The portions of the brick walls left standing show their peculiar structure.  Every other course of bricks was laid with the ends of the bricks outward.  This mode of building was common many years ago.  The Pell house, which stood originality on the site of the Schuyler house, was moved back a long time ago and turned into a stable.  There are fifty-six buildings in Pelham Bay Park.  There is but one policeman to look after the entire property at night.  The origin of this fire is not known."

Source:  SCHUYLER HOMESTEAD BURNED, New Rochelle Pioneer [New Rochelle, NY], Nov. 9, 1895, Vol. XXXV, No. 33, p. 5, col. 1.  See also OLD SCHUYLER HOMESTEAD BURNED, N.Y. Times, Nov. 7, 1895 (nearly identical text).  

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Tuesday, April 22, 2014

Another Story of the "Great White Hurricane" that Struck Pelham and Surrounding Regions in 1888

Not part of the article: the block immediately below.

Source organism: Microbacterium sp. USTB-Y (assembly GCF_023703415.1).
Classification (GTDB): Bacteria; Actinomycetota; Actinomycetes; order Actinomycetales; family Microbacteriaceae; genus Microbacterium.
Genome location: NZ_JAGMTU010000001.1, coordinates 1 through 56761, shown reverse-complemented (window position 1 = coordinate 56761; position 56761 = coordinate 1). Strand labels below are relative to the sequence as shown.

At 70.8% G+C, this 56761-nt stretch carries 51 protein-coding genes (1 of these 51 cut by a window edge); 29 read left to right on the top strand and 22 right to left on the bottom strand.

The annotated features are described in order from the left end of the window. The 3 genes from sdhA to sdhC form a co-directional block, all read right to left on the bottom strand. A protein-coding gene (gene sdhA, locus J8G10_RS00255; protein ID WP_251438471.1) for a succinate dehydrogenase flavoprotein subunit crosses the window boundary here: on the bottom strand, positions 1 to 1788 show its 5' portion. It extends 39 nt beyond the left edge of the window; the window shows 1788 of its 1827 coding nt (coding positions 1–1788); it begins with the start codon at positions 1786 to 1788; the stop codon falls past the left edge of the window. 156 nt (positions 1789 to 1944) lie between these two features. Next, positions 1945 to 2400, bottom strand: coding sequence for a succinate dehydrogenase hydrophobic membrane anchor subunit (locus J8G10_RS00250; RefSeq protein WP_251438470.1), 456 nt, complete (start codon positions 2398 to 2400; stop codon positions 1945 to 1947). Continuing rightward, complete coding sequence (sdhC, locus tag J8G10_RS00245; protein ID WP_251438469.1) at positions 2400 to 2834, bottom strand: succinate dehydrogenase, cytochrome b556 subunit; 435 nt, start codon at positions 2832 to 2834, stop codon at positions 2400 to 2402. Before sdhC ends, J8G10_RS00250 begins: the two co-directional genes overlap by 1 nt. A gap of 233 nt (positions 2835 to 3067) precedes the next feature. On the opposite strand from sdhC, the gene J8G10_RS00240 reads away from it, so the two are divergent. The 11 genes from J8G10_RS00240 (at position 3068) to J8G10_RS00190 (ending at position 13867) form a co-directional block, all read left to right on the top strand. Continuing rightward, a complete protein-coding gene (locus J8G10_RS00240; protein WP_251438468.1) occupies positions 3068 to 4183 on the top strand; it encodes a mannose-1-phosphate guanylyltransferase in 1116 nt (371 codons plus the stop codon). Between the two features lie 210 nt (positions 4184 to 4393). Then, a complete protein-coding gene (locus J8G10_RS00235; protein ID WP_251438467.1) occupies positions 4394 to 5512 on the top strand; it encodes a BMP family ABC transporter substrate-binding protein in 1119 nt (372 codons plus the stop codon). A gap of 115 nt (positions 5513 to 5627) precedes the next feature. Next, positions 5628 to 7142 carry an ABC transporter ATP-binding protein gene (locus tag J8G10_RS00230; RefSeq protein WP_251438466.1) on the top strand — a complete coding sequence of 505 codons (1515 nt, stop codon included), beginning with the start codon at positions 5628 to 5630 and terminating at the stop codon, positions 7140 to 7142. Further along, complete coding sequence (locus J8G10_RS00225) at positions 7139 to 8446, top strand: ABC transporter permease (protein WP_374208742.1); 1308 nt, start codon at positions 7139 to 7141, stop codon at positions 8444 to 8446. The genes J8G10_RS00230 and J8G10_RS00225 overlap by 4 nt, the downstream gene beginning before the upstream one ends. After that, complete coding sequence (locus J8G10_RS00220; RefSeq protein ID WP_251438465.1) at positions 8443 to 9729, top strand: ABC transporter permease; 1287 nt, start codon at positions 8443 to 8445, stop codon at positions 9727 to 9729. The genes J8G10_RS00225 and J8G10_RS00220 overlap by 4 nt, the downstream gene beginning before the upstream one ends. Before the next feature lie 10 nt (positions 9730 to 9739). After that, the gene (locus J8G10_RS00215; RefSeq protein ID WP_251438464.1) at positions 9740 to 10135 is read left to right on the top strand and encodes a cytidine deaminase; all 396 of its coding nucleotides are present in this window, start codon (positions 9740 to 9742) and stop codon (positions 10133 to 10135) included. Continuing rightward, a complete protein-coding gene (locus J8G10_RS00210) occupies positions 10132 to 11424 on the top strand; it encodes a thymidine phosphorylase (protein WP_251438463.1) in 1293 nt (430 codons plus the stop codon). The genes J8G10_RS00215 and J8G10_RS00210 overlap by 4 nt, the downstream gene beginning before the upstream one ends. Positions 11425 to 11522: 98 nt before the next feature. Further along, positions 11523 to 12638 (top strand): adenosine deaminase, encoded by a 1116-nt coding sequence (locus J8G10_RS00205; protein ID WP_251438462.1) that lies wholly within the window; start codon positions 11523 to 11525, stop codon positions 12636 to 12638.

The Great Blizzard of 1888, also known as the Great White Hurricane, was a monumentally-devastating nor'easter by which Americans who lived in the northeast measured their lives ever after:  time before the Great Blizzard or time after the Great Blizzard.  

I have written about the Great White Hurricane before.  For examples, see:  

Thu., Mar. 13, 2014:  The Great Blizzard of 1888 in Pelham: 126 Years Ago Yesterday and Today.

Thu., Feb. 20, 2014:  Pelham Manor in 1883 and in its Early Years - Recollections of An Early Pelham Manor Resident.

Tue., Feb. 14, 2006:  An Account of the Blizzard of 1888 by Pelham Manor Resident Henry W. Taft.

Bell, Blake A., The Blizzard of 1888: Pelham in the Midst Of the 'Great White Hurricane', The Pelham Weekly, Vol. XIII, No. 34, Aug. 27, 2004, p. 9, col. 1.

Only Known Photograph of The Little Peanut Train
on the Branch Line. Photograph Taken Several Days
After the March 12, 1888 Storm. Photo Courtesy of 
The Office of The Historian of The Town of Pelham.